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Percival Leonard Rosseau     
American
1859 - 1937

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Percival Leonard Rosseau (American, 1859 - 1937)
"Morning" The Setters Banrock Tippet B. and Sam
oil on canvas
26 x 32 inches
Rosseau and dated 1922


Note
Inscribed on verso in pencil in the artist's hand "Morning", Banrock Tippet B. and Sam, Cat. #13

Artist Biography
Excerpt from Animal and Sporting Artists in America by F. Turner Reuter, Jr. © 2008:

Rosseau was born in Pointe Coupée Parish, LA, on 21 September 1859. Rosseau’s family was of French descent and operated a farm, originally based on a land grant from Louis XIV in the Louisiana territory, until the outbreak of the Civil War. During the war, Rosseau’s father and two older brothers were killed; his mother had also died, and the Union General W. T. Sherman laid ruin to the family holdings during the Mississippi campaign. Rosseau and his sister were rescued by a slave and the two were raised by a family friend in Kentucky. Rosseau was educated in a private school and taught to shoot and fish by his guardian. He began working at seventeen, trying his hand at various trades to earn a living for himself and a dowry for his sister. He worked as a cowboy and cattle driver in Texas and along the Chisholm Trail from Mexico to Kansas for six years. The Panhandle of Texas in which he worked cattle was abundant in wild game, especially the Texas panther, or mountain lion, which prompted Rosseau in 1878 to send for hounds from Louisiana of the same French bloodlines originally from Normandy, the Franc Comptoise, that his ancestors had imported at the time of the original land grant. Rosseau developed a pack with these hounds and hunted the panther for a number of years, until he left the area in the early 1880s, at which time he gave approximately thirty couple to various local ranchmen. These hounds were, without a doubt, the first scenting pack hunted in the Southwest.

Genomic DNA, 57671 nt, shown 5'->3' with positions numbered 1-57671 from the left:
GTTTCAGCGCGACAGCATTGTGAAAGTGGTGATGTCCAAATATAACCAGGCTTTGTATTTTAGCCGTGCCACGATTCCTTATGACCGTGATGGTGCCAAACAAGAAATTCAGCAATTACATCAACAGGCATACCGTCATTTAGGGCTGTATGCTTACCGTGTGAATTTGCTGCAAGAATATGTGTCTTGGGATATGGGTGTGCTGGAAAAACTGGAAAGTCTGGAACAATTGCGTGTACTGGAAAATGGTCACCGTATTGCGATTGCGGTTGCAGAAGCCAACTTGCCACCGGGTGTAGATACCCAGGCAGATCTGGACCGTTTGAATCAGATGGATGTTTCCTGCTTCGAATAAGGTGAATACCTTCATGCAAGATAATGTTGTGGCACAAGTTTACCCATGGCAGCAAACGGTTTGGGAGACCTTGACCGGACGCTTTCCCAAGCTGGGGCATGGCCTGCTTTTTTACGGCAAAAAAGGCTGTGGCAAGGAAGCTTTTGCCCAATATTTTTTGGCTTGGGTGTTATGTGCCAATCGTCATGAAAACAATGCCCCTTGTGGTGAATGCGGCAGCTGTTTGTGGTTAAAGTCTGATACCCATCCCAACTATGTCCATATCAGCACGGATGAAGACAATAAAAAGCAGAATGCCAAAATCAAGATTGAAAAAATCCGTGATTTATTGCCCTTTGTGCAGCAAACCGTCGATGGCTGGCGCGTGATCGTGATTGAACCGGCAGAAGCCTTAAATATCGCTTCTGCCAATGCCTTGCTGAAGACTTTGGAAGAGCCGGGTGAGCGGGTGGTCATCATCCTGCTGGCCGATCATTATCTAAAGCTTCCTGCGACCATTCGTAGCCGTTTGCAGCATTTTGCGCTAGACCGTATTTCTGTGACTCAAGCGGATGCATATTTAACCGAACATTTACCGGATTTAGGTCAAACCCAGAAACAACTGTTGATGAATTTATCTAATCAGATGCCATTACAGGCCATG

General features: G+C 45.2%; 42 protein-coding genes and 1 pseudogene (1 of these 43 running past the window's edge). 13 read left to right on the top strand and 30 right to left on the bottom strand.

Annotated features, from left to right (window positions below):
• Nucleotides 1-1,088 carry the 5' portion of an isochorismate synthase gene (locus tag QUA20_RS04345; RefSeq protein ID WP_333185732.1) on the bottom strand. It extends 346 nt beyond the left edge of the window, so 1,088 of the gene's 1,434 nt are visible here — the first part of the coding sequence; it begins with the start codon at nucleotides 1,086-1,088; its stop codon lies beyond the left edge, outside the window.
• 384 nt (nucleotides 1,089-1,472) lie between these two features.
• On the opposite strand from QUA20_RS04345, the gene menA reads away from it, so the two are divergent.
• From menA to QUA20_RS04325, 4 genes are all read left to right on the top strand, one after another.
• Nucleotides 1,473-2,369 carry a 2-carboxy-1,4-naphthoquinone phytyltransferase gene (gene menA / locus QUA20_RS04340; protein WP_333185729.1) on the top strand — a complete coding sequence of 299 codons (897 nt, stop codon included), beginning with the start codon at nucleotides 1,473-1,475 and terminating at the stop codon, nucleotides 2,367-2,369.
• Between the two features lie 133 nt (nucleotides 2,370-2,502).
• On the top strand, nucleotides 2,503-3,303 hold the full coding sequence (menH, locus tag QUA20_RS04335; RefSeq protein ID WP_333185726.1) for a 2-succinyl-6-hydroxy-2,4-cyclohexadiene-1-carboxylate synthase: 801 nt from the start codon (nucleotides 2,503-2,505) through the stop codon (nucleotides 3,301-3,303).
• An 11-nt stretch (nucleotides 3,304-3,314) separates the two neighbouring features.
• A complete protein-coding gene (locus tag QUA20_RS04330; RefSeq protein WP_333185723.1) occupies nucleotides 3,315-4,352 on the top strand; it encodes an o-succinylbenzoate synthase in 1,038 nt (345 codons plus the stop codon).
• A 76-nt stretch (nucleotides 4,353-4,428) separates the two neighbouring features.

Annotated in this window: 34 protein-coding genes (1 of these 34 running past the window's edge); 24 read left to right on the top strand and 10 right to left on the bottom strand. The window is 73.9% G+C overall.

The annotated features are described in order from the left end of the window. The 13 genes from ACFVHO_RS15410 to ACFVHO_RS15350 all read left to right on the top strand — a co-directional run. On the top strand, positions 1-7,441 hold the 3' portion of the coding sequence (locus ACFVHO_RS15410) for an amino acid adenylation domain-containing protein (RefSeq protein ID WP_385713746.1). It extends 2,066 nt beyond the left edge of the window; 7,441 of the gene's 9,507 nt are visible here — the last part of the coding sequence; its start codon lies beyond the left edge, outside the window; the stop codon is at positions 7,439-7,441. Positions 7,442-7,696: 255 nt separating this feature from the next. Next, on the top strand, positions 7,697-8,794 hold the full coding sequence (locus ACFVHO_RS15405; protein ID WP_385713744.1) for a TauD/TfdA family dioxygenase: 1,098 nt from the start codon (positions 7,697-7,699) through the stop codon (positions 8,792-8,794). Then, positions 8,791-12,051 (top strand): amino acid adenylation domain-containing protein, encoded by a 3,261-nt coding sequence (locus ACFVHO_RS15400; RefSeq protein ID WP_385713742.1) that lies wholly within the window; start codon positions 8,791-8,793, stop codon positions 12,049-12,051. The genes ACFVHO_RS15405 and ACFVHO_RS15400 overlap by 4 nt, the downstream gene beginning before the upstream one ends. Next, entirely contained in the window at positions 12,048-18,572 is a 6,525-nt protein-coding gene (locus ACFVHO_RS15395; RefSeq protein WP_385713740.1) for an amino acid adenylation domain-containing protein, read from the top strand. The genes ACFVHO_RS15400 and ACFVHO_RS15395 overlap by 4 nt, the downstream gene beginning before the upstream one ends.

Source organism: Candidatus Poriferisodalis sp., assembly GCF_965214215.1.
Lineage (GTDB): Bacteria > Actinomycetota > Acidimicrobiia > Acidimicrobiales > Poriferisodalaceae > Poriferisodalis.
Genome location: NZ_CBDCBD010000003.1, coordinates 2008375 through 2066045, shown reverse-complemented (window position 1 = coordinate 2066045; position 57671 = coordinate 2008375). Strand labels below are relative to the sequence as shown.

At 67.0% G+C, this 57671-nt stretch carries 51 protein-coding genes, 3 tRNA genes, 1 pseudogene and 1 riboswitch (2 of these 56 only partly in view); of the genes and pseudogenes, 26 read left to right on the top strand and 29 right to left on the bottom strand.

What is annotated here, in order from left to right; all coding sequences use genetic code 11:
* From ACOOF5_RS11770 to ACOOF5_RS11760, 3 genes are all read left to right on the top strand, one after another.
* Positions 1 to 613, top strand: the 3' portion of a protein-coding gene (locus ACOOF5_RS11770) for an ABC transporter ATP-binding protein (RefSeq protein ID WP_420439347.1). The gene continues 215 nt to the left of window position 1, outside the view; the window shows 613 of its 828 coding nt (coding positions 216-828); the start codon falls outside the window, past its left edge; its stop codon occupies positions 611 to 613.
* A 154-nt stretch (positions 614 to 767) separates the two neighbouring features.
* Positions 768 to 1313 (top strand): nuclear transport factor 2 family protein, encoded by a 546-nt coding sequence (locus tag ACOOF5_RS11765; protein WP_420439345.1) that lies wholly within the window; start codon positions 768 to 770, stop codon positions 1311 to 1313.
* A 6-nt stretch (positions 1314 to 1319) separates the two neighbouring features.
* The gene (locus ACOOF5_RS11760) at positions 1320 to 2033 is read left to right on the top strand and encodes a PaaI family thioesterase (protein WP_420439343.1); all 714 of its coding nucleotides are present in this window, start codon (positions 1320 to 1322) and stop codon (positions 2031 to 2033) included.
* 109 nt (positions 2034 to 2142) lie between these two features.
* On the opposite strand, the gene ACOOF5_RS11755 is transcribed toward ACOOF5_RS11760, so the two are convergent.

Next he went to Paris, France, to study art the Académie Julian under the painters Jules Lefebvre, Charles Herrmann-Léon, and Tony Robert-Fleury painting the nude figure, and winning an honorable mention for one of his paintings of this subject in 1900 at the Exposition Universelle in Paris. When his New Orleans import business partner emptied the company accounts and fled in 1898, it was his wife's dowry that enabled the couple to stay in France so that Rosseau could continue his studies. Not having the patience to flatter a portrait sitter, he executed a picture of Diana with two wolfhounds, which met with critical acclaim in 1903. Rosseau’s next exhibit was in 1904 at the Paris Salon, showing a painting of two setters which sold immediately. He exhibited again at the Salon in 1906 a life-size composition done from memory showing his own pack of fifteen and a half couple killing a panther in Texas, which won a third-class medal and launched his commercial career as a sporting and animal artist. Although he remained in France until 1915, Rosseau made numerous trips to the United States to exhibit and to fulfill orders for commissions, including his 1913 portrait of a pack of foxhounds belonging to Joseph B. Thomas, M.F.H, in full cry across Percy Rockefeller’s Overhills plantation in Fayetteville, NC. When he was compelled by the onset of the First World War to return to the United States permanently, he settled in Lyme, CT, and took part in the Old Lyme artists’ colony. He also spent time at the Southern estates and hunting grounds of his wealthy patrons, where he took part in upland game pursuits and executed commissions for them. Rosseau was a member of the Pennsylvania Academy of the Fine Arts in Philadelphia...etc.

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Rosseau died in Fayetteville, NC, on 29 November 1937.